The college years are a time when many students get out of their comfort zones. For Pernille Gilje '18, college presented an opportunity to test the limits of life outside her comfort zone, both emotionally and geographically.
The college years are a time when many students get out of their comfort zones. For Pernille Gilje ’18, college presented an opportunity to test the limits of life outside her comfort zone, both emotionally and geographically.
Gilje hails from Skien, Norway. She describes herself as quiet and shy, not exactly the type of person who would be comfortable crossing the ocean to attend school in another country.
She was, however, driven by her desire to grow and experience new things, and by the stories she’d been told by her grandparents. They came to the United States in the 1950s to build a new life. Her grandfather had worked in the Chrysler Building. When his father died, he decided to return to Norway to take over the family business.
“Growing up, I always heard these stories,” Gilje said. “I wanted to share that experience with them somehow.”
To prepare for her study-abroad experience, Gilje enrolled in the American College of Norway (ACN). The institution has prepared Norwegian students for the past 27 years to attend partnering colleges and universities in the United States, one of which is Adelphi University.
Gilje was drawn to Adelphi for “the personal contact” and “the smaller classes where the professor gets to know you,” she said. “I don’t like to be in a classroom with 100 people.”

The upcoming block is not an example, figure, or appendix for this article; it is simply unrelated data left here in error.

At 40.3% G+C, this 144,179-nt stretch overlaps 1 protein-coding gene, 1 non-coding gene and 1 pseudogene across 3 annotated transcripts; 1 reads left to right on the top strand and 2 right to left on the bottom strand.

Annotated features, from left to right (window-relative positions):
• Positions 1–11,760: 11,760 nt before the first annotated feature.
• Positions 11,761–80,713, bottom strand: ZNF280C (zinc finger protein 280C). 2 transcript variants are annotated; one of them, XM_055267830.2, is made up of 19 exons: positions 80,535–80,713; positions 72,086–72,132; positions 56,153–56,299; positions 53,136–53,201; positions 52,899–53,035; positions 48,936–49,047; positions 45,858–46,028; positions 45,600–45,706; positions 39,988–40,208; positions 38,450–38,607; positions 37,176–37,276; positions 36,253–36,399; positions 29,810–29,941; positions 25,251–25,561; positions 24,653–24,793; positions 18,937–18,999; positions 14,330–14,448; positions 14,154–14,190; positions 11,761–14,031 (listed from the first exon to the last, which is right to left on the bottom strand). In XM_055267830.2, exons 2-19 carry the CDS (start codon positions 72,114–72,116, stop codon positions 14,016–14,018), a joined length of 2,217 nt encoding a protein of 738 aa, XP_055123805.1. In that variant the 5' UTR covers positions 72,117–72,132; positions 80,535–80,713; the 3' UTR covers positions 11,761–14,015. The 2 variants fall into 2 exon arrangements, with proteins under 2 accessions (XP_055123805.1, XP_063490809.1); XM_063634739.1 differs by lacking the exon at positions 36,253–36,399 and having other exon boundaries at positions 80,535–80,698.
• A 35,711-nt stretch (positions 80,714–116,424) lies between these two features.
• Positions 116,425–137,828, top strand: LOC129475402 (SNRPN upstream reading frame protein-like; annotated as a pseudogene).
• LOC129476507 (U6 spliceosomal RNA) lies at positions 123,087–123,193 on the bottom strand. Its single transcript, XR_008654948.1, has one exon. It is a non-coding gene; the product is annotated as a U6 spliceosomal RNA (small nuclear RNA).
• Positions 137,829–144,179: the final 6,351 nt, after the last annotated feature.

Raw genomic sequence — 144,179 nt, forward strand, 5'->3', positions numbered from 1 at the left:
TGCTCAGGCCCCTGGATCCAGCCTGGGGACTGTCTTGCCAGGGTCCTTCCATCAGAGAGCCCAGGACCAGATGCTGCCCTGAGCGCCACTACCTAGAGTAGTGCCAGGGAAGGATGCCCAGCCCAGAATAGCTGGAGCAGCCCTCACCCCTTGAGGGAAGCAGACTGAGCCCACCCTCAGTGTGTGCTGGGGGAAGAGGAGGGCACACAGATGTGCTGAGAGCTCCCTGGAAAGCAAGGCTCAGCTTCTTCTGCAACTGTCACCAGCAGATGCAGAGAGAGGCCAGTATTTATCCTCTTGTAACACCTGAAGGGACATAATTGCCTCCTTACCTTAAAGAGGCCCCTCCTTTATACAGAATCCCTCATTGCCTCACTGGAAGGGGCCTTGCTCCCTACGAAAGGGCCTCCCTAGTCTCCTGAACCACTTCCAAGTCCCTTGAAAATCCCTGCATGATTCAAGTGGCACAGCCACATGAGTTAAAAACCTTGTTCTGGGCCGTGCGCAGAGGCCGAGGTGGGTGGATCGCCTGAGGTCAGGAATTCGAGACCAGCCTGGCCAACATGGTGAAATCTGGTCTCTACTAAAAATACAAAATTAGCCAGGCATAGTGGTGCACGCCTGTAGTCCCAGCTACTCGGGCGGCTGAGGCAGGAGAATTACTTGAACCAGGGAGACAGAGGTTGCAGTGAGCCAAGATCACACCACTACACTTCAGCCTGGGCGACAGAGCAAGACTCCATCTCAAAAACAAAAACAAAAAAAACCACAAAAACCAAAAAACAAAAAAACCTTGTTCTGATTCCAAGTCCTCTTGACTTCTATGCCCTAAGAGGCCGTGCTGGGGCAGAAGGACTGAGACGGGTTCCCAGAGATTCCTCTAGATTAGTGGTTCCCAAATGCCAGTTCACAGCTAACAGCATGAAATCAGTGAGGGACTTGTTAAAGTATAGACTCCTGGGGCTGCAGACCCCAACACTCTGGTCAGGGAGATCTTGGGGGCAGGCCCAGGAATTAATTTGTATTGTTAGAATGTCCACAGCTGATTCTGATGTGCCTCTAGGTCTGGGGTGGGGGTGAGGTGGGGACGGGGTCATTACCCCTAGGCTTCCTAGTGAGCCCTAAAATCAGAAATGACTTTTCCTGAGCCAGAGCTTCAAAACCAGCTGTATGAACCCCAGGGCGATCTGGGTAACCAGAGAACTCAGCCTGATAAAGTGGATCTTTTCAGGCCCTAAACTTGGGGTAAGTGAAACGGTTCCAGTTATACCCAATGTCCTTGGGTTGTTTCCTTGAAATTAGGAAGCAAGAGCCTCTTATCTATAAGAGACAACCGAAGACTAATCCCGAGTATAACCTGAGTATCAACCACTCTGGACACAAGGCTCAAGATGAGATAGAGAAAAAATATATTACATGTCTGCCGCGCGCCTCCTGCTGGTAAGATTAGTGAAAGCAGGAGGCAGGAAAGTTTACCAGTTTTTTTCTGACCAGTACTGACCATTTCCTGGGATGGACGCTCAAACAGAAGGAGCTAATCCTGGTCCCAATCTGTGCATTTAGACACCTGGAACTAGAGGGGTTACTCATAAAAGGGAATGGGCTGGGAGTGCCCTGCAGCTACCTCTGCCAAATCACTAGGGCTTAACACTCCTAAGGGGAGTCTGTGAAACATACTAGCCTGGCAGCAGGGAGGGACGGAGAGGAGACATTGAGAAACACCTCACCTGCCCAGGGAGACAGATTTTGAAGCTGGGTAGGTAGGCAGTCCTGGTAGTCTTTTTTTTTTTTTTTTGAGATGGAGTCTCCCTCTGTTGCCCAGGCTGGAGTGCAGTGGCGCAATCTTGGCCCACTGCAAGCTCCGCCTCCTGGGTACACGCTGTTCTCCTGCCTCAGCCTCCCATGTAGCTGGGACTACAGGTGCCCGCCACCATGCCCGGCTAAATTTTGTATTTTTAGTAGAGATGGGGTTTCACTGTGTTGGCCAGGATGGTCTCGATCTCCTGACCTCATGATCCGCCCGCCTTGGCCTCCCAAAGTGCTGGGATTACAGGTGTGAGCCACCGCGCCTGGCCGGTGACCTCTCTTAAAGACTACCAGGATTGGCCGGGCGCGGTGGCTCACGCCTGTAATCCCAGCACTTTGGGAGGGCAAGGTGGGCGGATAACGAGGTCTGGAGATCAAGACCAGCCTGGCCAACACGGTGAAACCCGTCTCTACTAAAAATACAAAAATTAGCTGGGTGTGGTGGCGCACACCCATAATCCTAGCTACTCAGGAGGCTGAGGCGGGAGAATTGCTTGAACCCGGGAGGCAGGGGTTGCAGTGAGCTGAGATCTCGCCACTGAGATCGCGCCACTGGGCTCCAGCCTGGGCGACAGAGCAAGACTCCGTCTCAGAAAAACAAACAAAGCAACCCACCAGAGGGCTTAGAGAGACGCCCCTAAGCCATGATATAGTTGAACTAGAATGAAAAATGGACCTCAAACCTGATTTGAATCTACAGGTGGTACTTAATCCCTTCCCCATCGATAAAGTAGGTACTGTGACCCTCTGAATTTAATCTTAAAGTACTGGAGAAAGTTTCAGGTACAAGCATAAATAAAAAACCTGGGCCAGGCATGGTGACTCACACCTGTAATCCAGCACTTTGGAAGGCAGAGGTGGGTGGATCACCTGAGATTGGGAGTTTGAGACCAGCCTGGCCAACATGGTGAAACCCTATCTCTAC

Despite her enthusiasm for being in New York, her first year away from family and friends was a challenge. “Coming here, I was really shy, really quiet, and it was just hard to reach out to people,” she said.
She found herself grateful for the attention from professors.
Kimberly Lavery, an adjunct professor in the College of Arts and Sciences, told Gilje she could reach out to her any time. Gilje said, “Whenever stuff was going on, I would see her after class.”
Shannon Harrison, director of the Center for International Education, became another friend and confidante. Both she and Professor Lavery became mother figures, she said, adding, “I’m so grateful for what they’ve done for me. My mom is also happy they took care of me the way they did.”
In her second year, Gilje began to form friendships with her fellow students—friendships that have stood strong to this day.
She joined Tri Delta and the Levermore Global Scholars (LGS) program. In LGS, she met Isuri Wijesundara ’18. “She was very friendly, sweet, outgoing and so easy to talk to,” Gilje said. The two worked on assignments together and had what Gilje called “tea dates, where we would meet up over a cup of tea and rant about everything that was going on and try to support each other.” They even traveled to Los Angeles together for spring break.
In Gilje’s senior thesis class, she met Catherine Fontano ’18, a communications major who would become another close friend. They worked on a group project together but also went to the city, to fitness classes and shopping at the mall.
“I took 18 credits that semester, worked three jobs on campus and was involved in a sorority. I was very overwhelmed by all that I had to get done, and meeting with Catie to take a break from everything else meant a lot to me,” she said.
While transitioning to life in New York was a challenge for Gilje, she said, “That experience of standing up for myself and not having anyone else to lean on did me good. I’m not the same person I was when I first came here. I think I trust myself more and know eventually things will work out.”
Gilje returned to Norway after graduation but is considering returning to the United States for graduate school.
Her advice to other students about studying abroad?
“Do it,” she said. “It’s difficult, but you will get to learn so much about yourself, and that’s so valuable.”
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